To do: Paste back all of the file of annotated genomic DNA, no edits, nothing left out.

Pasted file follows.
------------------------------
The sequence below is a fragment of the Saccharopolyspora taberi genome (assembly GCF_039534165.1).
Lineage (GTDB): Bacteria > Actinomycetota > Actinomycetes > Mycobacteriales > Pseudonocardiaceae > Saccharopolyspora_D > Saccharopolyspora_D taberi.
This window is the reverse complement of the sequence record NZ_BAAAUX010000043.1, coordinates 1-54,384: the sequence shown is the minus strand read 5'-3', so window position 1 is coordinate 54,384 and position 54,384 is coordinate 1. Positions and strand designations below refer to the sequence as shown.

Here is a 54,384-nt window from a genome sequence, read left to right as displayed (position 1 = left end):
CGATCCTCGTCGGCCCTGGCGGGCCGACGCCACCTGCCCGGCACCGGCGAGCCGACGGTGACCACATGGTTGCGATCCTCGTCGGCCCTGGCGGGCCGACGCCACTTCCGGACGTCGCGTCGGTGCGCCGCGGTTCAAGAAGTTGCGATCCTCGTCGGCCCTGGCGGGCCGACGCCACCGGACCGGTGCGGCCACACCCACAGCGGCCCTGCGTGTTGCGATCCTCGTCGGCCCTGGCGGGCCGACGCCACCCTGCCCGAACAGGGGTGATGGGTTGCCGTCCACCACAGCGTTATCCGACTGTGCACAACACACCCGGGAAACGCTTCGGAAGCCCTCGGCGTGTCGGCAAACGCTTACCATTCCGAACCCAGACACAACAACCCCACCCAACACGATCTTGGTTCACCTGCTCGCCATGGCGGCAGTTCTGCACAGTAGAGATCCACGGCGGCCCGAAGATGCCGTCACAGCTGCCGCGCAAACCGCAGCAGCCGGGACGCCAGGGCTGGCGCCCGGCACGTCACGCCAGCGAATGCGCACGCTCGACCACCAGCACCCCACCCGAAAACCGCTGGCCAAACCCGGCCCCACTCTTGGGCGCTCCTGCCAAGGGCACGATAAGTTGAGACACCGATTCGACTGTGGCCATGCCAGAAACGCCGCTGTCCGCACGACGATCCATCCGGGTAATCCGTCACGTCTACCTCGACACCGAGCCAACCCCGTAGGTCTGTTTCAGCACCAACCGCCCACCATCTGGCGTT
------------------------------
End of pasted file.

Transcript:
The sequence below is a fragment of the Saccharopolyspora taberi genome (assembly GCF_039534165.1).
Lineage (GTDB): Bacteria > Actinomycetota > Actinomycetes > Mycobacteriales > Pseudonocardiaceae > Saccharopolyspora_D > Saccharopolyspora_D taberi.
This window is the reverse complement of the sequence record NZ_BAAAUX010000043.1, coordinates 1-54,384: the sequence shown is the minus strand read 5'-3', so window position 1 is coordinate 54,384 and position 54,384 is coordinate 1. Positions and strand designations below refer to the sequence as shown.

Here is a 54,384-nt window from a genome sequence, read left to right as displayed (position 1 = left end):
CGATCCTCGTCGGCCCTGGCGGGCCGACGCCACCTGCCCGGCACCGGCGAGCCGACGGTGACCACATGGTTGCGATCCTCGTCGGCCCTGGCGGGCCGACGCCACTTCCGGACGTCGCGTCGGTGCGCCGCGGTTCAAGAAGTTGCGATCCTCGTCGGCCCTGGCGGGCCGACGCCACCGGACCGGTGCGGCCACACCCACAGCGGCCCTGCGTGTTGCGATCCTCGTCGGCCCTGGCGGGCCGACGCCACCCTGCCCGAACAGGGGTGATGGGTTGCCGTCCACCACAGCGTTATCCGACTGTGCACAACACACCCGGGAAACGCTTCGGAAGCCCTCGGCGTGTCGGCAAACGCTTACCATTCCGAACCCAGACACAACAACCCCACCCAACACGATCTTGGTTCACCTGCTCGCCATGGCGGCAGTTCTGCACAGTAGAGATCCACGGCGGCCCGAAGATGCCGTCACAGCTGCCGCGCAAACCGCAGCAGCCGGGACGCCAGGGCTGGCGCCCGGCACGTCACGCCAGCGAATGCGCACGCTCGACCACCAGCACCCCACCCGAAAACCGCTGGCCAAACCCGGCCCCACTCTTGGGCGCTCCTGCCAAGGGCACGATAAGTTGAGACACCGATTCGACTGTGGCCATGCCAGAAACGCCGCTGTCCGCACGACGATCCATCCGGGTAATCCGTCACGTCTACCTCGACACCGAGCCAACCCCGTAGGTCTGTTTCAGCACCAACCGCCCACCATCTGGCGTT